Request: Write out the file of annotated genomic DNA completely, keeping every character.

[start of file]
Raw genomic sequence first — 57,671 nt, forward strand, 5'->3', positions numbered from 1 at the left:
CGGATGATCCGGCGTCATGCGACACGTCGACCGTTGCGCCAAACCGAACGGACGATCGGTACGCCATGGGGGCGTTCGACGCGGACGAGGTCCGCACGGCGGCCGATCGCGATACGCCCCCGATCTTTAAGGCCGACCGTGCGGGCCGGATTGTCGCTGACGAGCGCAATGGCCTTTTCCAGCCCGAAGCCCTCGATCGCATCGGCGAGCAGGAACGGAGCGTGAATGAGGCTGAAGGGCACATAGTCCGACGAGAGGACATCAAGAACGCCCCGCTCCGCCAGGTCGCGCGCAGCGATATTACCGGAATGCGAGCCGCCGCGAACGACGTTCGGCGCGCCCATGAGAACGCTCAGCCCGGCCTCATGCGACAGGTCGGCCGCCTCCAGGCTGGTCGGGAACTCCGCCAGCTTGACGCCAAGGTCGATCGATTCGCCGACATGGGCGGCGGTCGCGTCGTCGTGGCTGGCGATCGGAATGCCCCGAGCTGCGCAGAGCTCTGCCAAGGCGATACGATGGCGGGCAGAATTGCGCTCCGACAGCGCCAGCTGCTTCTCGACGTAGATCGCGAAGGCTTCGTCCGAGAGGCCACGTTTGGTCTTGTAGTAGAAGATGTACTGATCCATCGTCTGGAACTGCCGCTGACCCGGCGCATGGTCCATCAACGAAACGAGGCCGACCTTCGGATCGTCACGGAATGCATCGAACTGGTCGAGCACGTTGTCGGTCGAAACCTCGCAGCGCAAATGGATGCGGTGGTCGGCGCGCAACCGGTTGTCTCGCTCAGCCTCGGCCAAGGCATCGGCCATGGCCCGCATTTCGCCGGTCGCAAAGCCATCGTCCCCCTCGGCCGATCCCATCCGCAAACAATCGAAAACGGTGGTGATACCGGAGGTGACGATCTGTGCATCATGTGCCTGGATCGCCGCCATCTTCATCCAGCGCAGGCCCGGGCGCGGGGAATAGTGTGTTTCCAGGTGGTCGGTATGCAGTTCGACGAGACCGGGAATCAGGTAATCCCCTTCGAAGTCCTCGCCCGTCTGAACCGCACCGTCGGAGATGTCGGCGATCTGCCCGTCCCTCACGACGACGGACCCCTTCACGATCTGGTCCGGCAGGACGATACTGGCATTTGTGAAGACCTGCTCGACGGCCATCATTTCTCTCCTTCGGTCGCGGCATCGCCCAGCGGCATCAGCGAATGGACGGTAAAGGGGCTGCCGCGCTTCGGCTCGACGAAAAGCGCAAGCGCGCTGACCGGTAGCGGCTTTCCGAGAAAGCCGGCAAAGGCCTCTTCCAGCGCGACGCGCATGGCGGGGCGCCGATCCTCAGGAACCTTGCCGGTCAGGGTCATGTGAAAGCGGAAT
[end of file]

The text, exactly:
Raw genomic sequence first — 57,671 nt, forward strand, 5'->3', positions numbered from 1 at the left:
CGGATGATCCGGCGTCATGCGACACGTCGACCGTTGCGCCAAACCGAACGGACGATCGGTACGCCATGGGGGCGTTCGACGCGGACGAGGTCCGCACGGCGGCCGATCGCGATACGCCCCCGATCTTTAAGGCCGACCGTGCGGGCCGGATTGTCGCTGACGAGCGCAATGGCCTTTTCCAGCCCGAAGCCCTCGATCGCATCGGCGAGCAGGAACGGAGCGTGAATGAGGCTGAAGGGCACATAGTCCGACGAGAGGACATCAAGAACGCCCCGCTCCGCCAGGTCGCGCGCAGCGATATTACCGGAATGCGAGCCGCCGCGAACGACGTTCGGCGCGCCCATGAGAACGCTCAGCCCGGCCTCATGCGACAGGTCGGCCGCCTCCAGGCTGGTCGGGAACTCCGCCAGCTTGACGCCAAGGTCGATCGATTCGCCGACATGGGCGGCGGTCGCGTCGTCGTGGCTGGCGATCGGAATGCCCCGAGCTGCGCAGAGCTCTGCCAAGGCGATACGATGGCGGGCAGAATTGCGCTCCGACAGCGCCAGCTGCTTCTCGACGTAGATCGCGAAGGCTTCGTCCGAGAGGCCACGTTTGGTCTTGTAGTAGAAGATGTACTGATCCATCGTCTGGAACTGCCGCTGACCCGGCGCATGGTCCATCAACGAAACGAGGCCGACCTTCGGATCGTCACGGAATGCATCGAACTGGTCGAGCACGTTGTCGGTCGAAACCTCGCAGCGCAAATGGATGCGGTGGTCGGCGCGCAACCGGTTGTCTCGCTCAGCCTCGGCCAAGGCATCGGCCATGGCCCGCATTTCGCCGGTCGCAAAGCCATCGTCCCCCTCGGCCGATCCCATCCGCAAACAATCGAAAACGGTGGTGATACCGGAGGTGACGATCTGTGCATCATGTGCCTGGATCGCCGCCATCTTCATCCAGCGCAGGCCCGGGCGCGGGGAATAGTGTGTTTCCAGGTGGTCGGTATGCAGTTCGACGAGACCGGGAATCAGGTAATCCCCTTCGAAGTCCTCGCCCGTCTGAACCGCACCGTCGGAGATGTCGGCGATCTGCCCGTCCCTCACGACGACGGACCCCTTCACGATCTGGTCCGGCAGGACGATACTGGCATTTGTGAAGACCTGCTCGACGGCCATCATTTCTCTCCTTCGGTCGCGGCATCGCCCAGCGGCATCAGCGAATGGACGGTAAAGGGGCTGCCGCGCTTCGGCTCGACGAAAAGCGCAAGCGCGCTGACCGGTAGCGGCTTTCCGAGAAAGCCGGCAAAGGCCTCTTCCAGCGCGACGCGCATGGCGGGGCGCCGATCCTCAGGAACCTTGCCGGTCAGGGTCATGTGAAAGCGGAAT